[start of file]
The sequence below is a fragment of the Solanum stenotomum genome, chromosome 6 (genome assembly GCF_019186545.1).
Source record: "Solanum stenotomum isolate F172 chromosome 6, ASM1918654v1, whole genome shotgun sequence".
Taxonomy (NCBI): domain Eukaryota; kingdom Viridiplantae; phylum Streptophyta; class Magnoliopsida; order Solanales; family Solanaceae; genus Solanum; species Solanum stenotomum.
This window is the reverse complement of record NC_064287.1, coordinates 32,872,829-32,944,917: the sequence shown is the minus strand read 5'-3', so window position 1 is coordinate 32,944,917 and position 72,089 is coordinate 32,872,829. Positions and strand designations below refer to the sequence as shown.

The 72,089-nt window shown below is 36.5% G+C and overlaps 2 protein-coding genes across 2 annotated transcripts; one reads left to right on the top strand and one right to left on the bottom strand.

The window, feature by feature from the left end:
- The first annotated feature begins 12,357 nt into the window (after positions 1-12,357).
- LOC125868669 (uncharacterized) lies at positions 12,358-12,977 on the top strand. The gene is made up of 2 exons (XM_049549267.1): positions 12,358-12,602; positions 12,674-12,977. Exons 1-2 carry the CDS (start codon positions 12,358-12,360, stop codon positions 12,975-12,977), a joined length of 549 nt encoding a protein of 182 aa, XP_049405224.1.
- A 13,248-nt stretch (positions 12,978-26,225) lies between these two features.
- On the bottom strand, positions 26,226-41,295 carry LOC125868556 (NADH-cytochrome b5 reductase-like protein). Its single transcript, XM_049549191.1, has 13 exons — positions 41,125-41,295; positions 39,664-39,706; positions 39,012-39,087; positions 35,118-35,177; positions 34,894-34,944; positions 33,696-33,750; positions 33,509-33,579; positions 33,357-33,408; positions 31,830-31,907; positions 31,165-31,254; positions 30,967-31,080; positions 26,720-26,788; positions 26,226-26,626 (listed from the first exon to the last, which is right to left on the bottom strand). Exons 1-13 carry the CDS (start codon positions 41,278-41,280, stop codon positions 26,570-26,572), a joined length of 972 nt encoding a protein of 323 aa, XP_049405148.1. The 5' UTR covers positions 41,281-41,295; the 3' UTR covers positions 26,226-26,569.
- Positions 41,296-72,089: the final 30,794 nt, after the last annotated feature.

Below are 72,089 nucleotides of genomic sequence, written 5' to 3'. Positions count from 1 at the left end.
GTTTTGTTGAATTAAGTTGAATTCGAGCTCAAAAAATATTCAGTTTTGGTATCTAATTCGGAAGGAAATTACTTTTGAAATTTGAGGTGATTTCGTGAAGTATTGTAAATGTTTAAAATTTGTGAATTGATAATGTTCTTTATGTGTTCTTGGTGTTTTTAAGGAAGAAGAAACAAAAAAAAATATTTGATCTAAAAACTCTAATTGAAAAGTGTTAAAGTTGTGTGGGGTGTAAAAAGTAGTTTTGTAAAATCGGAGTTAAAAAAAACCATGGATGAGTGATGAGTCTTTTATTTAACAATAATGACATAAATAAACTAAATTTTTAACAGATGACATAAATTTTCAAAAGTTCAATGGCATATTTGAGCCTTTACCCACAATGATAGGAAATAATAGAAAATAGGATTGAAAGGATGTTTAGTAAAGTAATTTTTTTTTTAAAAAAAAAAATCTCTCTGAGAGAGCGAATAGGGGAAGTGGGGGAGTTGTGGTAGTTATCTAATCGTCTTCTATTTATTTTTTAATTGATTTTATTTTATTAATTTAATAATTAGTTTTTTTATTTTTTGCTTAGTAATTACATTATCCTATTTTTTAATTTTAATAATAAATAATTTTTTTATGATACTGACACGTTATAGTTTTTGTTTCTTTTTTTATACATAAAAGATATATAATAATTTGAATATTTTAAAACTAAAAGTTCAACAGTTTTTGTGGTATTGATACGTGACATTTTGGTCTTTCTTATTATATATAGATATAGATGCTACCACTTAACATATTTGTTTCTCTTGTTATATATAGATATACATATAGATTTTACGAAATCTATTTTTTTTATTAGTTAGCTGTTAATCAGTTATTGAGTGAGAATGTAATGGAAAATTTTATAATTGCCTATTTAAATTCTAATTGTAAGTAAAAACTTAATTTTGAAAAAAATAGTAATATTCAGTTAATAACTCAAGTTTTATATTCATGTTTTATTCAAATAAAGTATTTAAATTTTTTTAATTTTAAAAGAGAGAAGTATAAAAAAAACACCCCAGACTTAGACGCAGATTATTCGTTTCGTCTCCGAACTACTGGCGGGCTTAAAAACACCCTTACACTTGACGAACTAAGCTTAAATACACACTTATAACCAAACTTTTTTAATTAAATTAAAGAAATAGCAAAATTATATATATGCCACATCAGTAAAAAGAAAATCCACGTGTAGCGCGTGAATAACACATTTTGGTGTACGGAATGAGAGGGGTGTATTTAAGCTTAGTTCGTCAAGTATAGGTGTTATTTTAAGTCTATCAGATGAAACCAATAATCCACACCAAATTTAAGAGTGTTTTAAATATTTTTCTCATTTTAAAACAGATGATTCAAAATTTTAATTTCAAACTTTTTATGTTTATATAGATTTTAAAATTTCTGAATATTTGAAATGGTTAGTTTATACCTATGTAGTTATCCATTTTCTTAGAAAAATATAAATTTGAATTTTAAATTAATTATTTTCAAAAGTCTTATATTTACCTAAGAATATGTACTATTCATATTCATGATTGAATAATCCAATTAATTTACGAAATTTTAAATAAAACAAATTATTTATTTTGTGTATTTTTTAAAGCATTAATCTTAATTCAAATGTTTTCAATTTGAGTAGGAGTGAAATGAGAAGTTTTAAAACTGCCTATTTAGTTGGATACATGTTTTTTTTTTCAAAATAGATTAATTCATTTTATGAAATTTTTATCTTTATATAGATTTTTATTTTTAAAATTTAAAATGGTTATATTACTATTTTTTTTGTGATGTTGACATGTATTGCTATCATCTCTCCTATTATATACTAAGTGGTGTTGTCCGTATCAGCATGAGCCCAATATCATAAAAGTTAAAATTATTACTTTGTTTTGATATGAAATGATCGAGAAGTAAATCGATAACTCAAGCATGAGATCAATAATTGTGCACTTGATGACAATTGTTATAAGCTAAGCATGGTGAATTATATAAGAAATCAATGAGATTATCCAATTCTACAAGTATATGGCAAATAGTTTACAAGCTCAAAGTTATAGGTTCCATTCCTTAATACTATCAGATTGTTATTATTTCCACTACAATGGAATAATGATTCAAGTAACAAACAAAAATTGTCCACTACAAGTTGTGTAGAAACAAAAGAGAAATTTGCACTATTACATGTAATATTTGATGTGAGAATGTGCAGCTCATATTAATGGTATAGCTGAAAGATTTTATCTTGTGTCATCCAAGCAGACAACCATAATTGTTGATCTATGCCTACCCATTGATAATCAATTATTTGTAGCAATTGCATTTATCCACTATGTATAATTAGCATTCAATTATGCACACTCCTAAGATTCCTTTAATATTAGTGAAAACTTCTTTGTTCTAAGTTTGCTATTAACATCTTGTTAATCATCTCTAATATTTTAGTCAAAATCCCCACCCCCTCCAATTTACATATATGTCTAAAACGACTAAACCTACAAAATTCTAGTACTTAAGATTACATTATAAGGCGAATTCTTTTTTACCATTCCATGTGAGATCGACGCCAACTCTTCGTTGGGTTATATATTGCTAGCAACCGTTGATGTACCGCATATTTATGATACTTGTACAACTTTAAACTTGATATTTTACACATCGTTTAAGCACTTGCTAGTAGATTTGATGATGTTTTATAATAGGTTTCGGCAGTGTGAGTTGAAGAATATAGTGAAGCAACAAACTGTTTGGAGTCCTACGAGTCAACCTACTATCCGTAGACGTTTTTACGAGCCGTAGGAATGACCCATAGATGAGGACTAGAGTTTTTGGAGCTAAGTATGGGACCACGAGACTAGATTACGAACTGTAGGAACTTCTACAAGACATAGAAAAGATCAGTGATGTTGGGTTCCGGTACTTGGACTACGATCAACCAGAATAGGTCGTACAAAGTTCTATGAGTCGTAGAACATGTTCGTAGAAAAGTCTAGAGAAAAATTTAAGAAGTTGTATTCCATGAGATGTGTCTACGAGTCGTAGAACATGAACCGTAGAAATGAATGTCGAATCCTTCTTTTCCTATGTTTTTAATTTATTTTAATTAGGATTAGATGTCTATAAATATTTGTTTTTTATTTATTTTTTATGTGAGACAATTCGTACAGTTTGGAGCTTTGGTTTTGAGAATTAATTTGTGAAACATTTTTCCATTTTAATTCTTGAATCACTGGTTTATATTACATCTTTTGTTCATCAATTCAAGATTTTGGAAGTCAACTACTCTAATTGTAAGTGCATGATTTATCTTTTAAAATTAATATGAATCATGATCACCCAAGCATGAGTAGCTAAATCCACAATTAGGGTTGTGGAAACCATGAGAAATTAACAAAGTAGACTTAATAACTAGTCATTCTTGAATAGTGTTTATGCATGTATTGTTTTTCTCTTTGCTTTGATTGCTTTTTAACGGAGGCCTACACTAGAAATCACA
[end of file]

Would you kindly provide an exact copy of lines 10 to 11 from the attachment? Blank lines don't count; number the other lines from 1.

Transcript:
- On the bottom strand, positions 26,226-41,295 carry LOC125868556 (NADH-cytochrome b5 reductase-like protein). Its single transcript, XM_049549191.1, has 13 exons — positions 41,125-41,295; positions 39,664-39,706; positions 39,012-39,087; positions 35,118-35,177; positions 34,894-34,944; positions 33,696-33,750; positions 33,509-33,579; positions 33,357-33,408; positions 31,830-31,907; positions 31,165-31,254; positions 30,967-31,080; positions 26,720-26,788; positions 26,226-26,626 (listed from the first exon to the last, which is right to left on the bottom strand). Exons 1-13 carry the CDS (start codon positions 41,278-41,280, stop codon positions 26,570-26,572), a joined length of 972 nt encoding a protein of 323 aa, XP_049405148.1. The 5' UTR covers positions 41,281-41,295; the 3' UTR covers positions 26,226-26,569.
- Positions 41,296-72,089: the final 30,794 nt, after the last annotated feature.